Filmmaker

Kelley Baker – The Angry Filmmaker

A survivor of USC’s film school, Kelley has a BA and an MFA in film production. He is an author, (Road Dog, The Angry Filmmaker Survival Guide: Part One & Part Two) and an Independent Filmmaker. He has written and directed three full‑length features (Birddog, The Gas Café, & Kicking Bird), eight short films and quite a few documentaries.

His films have aired on PBS, Canadian and Australian television, and have been shown at Film Festivals including London, Sydney, Annecy, Sao Paulo, Sundance, Chicago, Aspen, Mill Valley and Edinburgh.

In addition to his own films he was the sound designer on six of Gus Van Sant’s feature films including, My Own Private Idaho, Good Will Hunting, and Finding Forrester, and Todd Haynes film, Far From Heaven. He also did the sound on Will Vinton’s, The Adventures of Mark Twain, and three Claymation specials for CBS.

About Road Dog – With no distributor interested in his independent films, Kelley Baker, the Angry Filmmaker, ripped a page out of the punk rock handbook and went looking for his audience in a used minivan with his faithful 120 pound Chocolate Lab, Moses. For seven years every fall and spring they traveled the country showing his films at art house theaters, film festivals, colleges, and even biker bars.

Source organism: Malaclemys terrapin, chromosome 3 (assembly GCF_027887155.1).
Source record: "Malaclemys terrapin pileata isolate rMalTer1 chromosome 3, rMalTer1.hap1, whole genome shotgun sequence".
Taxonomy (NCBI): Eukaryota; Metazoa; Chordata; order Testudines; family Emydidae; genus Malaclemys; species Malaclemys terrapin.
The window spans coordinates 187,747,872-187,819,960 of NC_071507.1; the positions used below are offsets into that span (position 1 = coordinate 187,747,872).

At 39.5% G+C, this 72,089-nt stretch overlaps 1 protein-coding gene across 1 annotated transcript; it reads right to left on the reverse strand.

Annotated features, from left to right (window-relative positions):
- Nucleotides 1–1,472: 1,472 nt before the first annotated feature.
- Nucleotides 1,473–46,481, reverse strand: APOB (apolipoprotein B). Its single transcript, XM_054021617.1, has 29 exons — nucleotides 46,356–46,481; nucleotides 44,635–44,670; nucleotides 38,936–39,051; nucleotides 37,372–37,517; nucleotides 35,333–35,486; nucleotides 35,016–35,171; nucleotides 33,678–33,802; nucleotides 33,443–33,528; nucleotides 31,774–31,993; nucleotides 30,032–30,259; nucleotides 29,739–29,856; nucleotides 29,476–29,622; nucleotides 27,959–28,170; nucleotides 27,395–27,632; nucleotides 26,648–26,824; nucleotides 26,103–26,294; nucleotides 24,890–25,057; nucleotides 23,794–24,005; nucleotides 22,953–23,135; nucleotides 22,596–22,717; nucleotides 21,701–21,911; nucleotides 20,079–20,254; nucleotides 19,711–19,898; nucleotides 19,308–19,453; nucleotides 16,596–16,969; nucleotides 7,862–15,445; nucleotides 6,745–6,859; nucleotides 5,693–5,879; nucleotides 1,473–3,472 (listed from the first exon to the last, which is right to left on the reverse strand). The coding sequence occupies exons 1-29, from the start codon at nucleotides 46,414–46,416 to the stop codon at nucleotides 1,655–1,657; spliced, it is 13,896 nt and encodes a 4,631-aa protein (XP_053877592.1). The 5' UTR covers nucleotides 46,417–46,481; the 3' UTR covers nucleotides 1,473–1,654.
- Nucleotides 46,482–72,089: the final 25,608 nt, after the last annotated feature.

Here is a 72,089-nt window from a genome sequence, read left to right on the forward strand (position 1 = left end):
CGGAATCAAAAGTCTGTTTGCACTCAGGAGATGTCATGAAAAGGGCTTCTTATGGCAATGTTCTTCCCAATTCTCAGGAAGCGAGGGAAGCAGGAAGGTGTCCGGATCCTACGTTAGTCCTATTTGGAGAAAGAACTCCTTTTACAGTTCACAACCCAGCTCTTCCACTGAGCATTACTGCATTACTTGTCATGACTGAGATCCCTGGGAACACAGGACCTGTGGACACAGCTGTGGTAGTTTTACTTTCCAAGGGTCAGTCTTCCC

Kelley’s second book, The Angry Filmmaker Survival Guide Part Two: Sound Conversations With (un)Sound People, is a collection of interviews with some of the leading audio people in the film business today, talking about what they do, and giving out lots of advice to filmmakers on ways to make their films sound better. (http://www.angryfilmmaker.com/cool-crap-to-own/)

Kelley’s vision of Independent Filmmaking is unique. He believes in complete control of his own work from script to screen. He writes and directs all of his films and self-distributes them.   He travels the country showing his fiercely independent work at Art House theaters, media art centers and at universities and colleges.

Kelley believes that a filmmaker must retain the rights and control of his/her work and that marketing and distribution are just as important as the writing and making of films. Filmmakers must know every aspect of the business so that they can create the careers that they see for themselves in the future.

Against all odds, Kelley is currently finishing up a feature length documentary, Dangerous: Kay Boyle. A personal project he has passionately pursued for over 25 years.